ISLAMABAD: The Deputy Chairman Planning Commission, Dr Mohammad Jahanzeb Khan, said that despite facing a tax revenue loss upwards of Rs900 billion, Pakistan disbursed Rs1.2 trillion in stimulus package for industries, and Rs350 billion as relief to informal work sector and poor families.
The Deputy Chairman Planning Commission said this while addressing the 77th session of the United Nations Economic and Social Commission for Asia and the Pacific (UNESCAP) 2021, in Islamabad on Tuesday.
He said that last year in the wake of the pandemic the government of Pakistan adopted a three-pronged policy of saving lives, saving livelihoods, and salvaging economies.
While facing tax revenue loss upwards of Rs900 billion, Pakistan disbursed Rs1.2 trillion in stimulus package for industries, and Rs350 billion as relief to informal work sector and poor families, he said.
He said that through dedicated Rs187 billion for Ehsaas emergency cash, our national flagship initiative expanded social protection coverage for the most vulnerable 12 million families.
He said that recognizing the need for sustainable stimulus packages to fill preparedness gaps; we allocated Rs70 billion to COVID-19 related response, based on a rapid health facility assessment across the 130 plus districts of the country.
He stated that Pakistan reached out to subject experts, research, academia and the development partners, for available regional and global knowledge and for evidence-backed reform interventions. However, we need more awareness about the other regional practices to counter the socio-economic fallout of the pandemic etc. Were there additional learning that could have enhanced the efficacy and effectiveness of our strategies, he said.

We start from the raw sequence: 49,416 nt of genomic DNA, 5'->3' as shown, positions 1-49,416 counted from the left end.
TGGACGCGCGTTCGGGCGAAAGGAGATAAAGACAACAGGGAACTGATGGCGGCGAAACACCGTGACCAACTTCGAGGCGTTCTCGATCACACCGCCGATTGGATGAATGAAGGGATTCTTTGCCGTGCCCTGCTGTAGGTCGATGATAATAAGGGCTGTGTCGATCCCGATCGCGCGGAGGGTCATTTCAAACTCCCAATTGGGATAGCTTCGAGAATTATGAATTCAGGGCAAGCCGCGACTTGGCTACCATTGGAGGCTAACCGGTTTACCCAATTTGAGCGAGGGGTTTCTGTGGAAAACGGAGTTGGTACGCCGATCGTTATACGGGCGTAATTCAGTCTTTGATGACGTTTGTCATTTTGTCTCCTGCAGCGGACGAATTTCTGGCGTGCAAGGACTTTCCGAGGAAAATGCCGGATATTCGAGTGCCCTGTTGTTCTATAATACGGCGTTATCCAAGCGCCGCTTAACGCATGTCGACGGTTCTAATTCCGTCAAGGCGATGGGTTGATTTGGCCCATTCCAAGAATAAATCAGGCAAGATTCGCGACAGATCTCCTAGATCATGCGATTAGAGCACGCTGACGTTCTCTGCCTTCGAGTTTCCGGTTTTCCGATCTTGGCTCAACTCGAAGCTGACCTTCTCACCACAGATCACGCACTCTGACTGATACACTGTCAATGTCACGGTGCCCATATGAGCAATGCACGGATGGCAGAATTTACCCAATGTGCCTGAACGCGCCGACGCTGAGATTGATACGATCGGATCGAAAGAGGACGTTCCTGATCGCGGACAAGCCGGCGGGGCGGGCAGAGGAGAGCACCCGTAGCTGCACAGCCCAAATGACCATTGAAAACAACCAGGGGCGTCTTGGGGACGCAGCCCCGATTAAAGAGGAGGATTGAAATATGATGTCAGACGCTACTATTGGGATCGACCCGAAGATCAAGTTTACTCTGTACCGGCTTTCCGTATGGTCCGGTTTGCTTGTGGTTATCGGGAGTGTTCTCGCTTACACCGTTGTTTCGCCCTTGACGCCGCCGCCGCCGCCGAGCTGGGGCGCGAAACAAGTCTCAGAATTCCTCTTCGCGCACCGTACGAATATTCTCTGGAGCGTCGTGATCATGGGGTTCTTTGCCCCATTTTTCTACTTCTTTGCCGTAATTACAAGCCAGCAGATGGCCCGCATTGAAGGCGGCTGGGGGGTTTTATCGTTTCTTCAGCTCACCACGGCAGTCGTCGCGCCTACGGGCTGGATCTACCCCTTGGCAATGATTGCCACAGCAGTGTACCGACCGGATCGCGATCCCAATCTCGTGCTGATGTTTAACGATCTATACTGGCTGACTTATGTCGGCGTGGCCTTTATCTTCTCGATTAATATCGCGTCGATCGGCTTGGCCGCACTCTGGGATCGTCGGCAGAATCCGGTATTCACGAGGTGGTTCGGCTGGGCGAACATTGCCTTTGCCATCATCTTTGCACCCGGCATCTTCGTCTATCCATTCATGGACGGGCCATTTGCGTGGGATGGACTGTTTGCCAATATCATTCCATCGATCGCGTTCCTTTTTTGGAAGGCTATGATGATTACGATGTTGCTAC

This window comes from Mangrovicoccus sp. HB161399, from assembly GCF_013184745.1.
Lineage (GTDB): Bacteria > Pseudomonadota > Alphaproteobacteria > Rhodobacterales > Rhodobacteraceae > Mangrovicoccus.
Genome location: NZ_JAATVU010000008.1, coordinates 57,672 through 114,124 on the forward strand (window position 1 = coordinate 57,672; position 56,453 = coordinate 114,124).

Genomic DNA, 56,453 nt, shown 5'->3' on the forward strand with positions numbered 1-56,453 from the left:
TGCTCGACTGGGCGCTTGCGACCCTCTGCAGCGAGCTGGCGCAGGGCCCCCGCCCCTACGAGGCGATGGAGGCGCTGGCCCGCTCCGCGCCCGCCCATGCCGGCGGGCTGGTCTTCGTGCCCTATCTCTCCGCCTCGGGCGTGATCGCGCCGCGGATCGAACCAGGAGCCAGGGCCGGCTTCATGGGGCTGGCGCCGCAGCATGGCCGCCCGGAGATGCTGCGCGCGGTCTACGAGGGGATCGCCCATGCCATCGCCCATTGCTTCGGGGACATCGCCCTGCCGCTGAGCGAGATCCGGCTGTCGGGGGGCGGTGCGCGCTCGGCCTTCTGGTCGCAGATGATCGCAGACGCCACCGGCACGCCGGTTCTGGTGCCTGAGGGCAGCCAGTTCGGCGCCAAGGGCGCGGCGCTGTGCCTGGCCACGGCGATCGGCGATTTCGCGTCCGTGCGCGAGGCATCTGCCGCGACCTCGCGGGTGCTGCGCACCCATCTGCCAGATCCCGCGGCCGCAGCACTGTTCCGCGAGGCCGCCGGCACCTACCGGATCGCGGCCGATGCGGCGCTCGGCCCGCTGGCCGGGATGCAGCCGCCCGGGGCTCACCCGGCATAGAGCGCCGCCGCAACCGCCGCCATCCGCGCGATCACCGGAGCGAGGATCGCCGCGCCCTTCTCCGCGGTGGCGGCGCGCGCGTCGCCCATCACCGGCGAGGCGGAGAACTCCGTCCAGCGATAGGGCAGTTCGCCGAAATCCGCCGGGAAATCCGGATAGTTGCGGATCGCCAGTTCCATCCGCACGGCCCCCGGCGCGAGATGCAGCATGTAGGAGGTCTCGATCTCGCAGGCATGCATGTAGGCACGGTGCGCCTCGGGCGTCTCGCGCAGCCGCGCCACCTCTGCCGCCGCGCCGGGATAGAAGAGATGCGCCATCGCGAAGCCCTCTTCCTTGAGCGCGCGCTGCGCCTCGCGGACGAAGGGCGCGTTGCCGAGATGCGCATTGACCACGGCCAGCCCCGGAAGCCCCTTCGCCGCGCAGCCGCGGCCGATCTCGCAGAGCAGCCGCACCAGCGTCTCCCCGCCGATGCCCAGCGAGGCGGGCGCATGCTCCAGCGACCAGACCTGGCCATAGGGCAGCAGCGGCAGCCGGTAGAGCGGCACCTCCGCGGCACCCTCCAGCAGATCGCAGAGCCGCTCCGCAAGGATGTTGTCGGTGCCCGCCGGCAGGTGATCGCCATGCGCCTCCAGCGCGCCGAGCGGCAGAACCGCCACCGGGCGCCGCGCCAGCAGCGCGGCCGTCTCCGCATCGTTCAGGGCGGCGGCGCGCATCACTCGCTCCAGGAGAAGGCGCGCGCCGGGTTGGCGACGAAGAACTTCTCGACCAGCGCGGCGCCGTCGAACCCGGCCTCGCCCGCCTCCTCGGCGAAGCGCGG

While highlighting the importance of the forum, Dr Jahanzeb said that the UNESCAP is collectively planning and considering the limited fiscal space in the most populous and the least developed region in the world, also touted as the least integrated of the world's regions.
He said that lagging the world in intraregional trade, is hurting our own economic growth too.
COVID-19 is breaking us individually, but is also bringing us, the collective whole, together, he said.
While emphasizing on future goals, he said that we must put the region back on track to achieve SDGs.
"We have more in common than what keeps us apart: our informal economies, social protection needs of our people, our growing youth bulge and ageing population, and our resource limitations," he said.
The Deputy Chairman Planning said that we have to show regional solidarity for saving 400 million poor living in the region, we have to come together to set up a regional vaccine buying pool, with effective distribution and supply chain, and share health workforce training resources.
"We have to promote private sector participation, expand on our mutual large renewable energy potential, pursue the possibility of an integrated regional power grid, revitalize partnerships to catalyze larger infrastructure projects," he said.
Copyright Business Recorder, 2021